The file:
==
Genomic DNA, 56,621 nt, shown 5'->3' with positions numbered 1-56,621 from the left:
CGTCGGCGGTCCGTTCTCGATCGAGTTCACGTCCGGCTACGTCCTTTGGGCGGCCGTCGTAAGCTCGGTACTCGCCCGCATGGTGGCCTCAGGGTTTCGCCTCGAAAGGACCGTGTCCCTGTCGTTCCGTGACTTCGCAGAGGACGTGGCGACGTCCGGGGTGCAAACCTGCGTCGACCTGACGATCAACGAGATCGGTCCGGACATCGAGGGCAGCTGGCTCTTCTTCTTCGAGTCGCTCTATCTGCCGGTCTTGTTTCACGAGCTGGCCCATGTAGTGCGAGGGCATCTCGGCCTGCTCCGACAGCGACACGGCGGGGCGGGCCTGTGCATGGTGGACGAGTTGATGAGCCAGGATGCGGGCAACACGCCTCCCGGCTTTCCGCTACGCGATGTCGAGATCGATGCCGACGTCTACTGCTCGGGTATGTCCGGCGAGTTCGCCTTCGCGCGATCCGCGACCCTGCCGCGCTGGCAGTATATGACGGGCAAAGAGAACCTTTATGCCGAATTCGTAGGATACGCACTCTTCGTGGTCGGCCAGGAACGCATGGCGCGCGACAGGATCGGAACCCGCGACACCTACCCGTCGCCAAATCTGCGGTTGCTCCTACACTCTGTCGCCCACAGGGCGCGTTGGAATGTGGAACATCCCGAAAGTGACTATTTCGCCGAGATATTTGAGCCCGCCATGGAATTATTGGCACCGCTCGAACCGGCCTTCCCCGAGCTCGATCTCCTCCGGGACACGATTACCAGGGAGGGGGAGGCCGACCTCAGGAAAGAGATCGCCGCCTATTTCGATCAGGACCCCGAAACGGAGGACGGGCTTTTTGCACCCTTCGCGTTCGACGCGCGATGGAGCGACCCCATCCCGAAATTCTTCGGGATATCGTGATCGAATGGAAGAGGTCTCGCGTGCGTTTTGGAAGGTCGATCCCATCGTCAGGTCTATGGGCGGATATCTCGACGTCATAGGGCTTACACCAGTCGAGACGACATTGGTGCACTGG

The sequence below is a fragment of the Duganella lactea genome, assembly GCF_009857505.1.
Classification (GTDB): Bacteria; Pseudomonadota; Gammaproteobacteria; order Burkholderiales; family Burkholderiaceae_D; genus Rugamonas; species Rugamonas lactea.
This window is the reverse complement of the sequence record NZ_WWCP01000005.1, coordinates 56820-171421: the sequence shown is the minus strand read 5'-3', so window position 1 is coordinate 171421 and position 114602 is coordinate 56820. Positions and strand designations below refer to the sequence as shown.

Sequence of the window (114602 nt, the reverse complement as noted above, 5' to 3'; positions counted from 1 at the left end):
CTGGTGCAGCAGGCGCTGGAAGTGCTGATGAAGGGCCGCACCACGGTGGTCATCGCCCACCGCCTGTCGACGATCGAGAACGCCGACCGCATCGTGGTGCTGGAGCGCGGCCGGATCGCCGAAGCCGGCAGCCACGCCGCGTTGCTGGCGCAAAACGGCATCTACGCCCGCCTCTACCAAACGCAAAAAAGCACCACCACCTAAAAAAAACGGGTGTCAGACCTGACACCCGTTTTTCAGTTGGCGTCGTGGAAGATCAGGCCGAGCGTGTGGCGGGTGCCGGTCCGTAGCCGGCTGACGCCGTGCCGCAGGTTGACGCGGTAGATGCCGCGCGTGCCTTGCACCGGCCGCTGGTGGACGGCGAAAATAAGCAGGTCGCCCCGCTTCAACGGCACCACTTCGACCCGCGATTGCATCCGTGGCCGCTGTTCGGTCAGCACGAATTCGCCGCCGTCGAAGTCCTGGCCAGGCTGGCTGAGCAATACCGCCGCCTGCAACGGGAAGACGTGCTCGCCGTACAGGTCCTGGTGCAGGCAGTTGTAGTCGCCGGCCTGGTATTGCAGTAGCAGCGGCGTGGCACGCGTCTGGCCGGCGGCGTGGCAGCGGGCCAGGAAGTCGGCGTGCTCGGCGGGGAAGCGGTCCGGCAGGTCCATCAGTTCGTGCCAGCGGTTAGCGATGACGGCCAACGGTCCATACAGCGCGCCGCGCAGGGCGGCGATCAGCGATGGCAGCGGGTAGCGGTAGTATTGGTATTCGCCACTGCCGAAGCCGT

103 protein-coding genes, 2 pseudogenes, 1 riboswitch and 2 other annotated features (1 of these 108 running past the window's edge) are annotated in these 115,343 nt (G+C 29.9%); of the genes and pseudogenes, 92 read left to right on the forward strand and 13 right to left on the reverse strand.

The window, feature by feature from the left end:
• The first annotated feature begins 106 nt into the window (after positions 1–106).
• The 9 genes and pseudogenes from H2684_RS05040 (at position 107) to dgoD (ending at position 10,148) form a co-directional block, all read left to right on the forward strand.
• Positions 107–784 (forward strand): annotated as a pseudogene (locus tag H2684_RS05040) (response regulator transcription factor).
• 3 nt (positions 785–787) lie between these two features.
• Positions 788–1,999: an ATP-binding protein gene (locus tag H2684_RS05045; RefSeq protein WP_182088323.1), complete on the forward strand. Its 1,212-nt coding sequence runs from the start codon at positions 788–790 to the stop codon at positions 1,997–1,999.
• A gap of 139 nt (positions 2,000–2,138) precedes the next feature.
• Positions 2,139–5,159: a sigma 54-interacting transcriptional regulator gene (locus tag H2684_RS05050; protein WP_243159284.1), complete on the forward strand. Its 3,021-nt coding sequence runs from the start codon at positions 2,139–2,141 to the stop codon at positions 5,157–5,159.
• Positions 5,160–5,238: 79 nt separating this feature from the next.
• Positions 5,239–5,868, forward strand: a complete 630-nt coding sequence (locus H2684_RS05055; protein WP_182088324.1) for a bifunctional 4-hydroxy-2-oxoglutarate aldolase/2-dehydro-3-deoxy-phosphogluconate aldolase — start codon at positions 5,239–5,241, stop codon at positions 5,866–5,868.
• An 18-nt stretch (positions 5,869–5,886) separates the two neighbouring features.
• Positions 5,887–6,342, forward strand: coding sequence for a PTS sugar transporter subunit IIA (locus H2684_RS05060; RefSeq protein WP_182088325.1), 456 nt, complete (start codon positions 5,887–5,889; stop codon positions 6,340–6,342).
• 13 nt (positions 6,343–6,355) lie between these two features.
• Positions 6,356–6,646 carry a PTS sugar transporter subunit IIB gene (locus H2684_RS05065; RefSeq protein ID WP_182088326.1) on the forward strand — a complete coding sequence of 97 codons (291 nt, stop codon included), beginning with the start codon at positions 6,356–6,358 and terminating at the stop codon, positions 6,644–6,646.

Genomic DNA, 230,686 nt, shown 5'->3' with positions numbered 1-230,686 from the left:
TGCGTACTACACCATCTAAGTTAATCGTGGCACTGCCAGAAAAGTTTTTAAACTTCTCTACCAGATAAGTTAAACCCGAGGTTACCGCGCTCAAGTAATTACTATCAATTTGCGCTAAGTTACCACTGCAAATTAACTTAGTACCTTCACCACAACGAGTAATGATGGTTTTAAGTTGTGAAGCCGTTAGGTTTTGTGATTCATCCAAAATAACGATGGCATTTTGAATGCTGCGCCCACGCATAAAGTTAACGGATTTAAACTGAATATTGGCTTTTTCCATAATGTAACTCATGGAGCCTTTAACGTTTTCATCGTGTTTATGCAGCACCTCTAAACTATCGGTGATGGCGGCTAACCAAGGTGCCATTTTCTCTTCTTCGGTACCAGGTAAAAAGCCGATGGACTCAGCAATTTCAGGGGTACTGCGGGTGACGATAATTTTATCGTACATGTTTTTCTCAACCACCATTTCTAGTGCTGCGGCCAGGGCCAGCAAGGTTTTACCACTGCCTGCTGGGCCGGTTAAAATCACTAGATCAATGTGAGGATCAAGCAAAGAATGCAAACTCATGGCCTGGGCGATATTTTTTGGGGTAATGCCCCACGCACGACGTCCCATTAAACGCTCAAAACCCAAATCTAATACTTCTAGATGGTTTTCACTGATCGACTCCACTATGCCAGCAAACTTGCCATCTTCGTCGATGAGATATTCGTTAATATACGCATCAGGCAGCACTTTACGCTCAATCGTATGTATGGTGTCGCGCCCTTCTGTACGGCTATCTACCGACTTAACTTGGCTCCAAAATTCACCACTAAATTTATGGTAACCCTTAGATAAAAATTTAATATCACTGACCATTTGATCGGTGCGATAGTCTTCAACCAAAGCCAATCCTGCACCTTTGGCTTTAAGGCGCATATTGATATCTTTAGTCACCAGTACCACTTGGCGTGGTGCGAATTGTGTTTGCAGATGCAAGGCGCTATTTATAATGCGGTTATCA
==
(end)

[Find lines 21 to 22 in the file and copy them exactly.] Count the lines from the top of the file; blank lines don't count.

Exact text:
• 13 nt (positions 6,343–6,355) lie between these two features.
• Positions 6,356–6,646 carry a PTS sugar transporter subunit IIB gene (locus H2684_RS05065; RefSeq protein ID WP_182088326.1) on the forward strand — a complete coding sequence of 97 codons (291 nt, stop codon included), beginning with the start codon at positions 6,356–6,358 and terminating at the stop codon, positions 6,644–6,646.